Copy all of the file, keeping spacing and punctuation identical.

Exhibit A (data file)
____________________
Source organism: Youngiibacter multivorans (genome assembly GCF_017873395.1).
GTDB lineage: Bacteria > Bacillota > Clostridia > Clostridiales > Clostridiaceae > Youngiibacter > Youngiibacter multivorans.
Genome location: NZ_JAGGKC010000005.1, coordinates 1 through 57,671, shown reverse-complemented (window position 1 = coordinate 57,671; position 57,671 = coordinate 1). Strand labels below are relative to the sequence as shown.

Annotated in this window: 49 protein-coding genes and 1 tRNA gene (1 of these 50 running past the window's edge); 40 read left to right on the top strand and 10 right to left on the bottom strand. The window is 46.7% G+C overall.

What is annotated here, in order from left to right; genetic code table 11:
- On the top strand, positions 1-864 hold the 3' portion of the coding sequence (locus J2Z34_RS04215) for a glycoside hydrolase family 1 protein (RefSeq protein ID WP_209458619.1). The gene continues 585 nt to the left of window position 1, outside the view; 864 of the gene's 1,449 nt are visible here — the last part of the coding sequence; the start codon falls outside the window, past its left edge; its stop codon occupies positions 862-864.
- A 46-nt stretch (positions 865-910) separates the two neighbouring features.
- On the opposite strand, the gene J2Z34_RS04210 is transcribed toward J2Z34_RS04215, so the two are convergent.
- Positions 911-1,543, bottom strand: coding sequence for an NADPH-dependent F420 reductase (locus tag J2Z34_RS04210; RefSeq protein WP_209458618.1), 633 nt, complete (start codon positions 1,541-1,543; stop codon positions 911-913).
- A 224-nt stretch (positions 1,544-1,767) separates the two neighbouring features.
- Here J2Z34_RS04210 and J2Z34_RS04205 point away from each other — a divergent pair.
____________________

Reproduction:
Source organism: Youngiibacter multivorans (genome assembly GCF_017873395.1).
GTDB lineage: Bacteria > Bacillota > Clostridia > Clostridiales > Clostridiaceae > Youngiibacter > Youngiibacter multivorans.
Genome location: NZ_JAGGKC010000005.1, coordinates 1 through 57,671, shown reverse-complemented (window position 1 = coordinate 57,671; position 57,671 = coordinate 1). Strand labels below are relative to the sequence as shown.

Annotated in this window: 49 protein-coding genes and 1 tRNA gene (1 of these 50 running past the window's edge); 40 read left to right on the top strand and 10 right to left on the bottom strand. The window is 46.7% G+C overall.

What is annotated here, in order from left to right; genetic code table 11:
- On the top strand, positions 1-864 hold the 3' portion of the coding sequence (locus J2Z34_RS04215) for a glycoside hydrolase family 1 protein (RefSeq protein ID WP_209458619.1). The gene continues 585 nt to the left of window position 1, outside the view; 864 of the gene's 1,449 nt are visible here — the last part of the coding sequence; the start codon falls outside the window, past its left edge; its stop codon occupies positions 862-864.
- A 46-nt stretch (positions 865-910) separates the two neighbouring features.
- On the opposite strand, the gene J2Z34_RS04210 is transcribed toward J2Z34_RS04215, so the two are convergent.
- Positions 911-1,543, bottom strand: coding sequence for an NADPH-dependent F420 reductase (locus tag J2Z34_RS04210; RefSeq protein WP_209458618.1), 633 nt, complete (start codon positions 1,541-1,543; stop codon positions 911-913).
- A 224-nt stretch (positions 1,544-1,767) separates the two neighbouring features.
- Here J2Z34_RS04210 and J2Z34_RS04205 point away from each other — a divergent pair.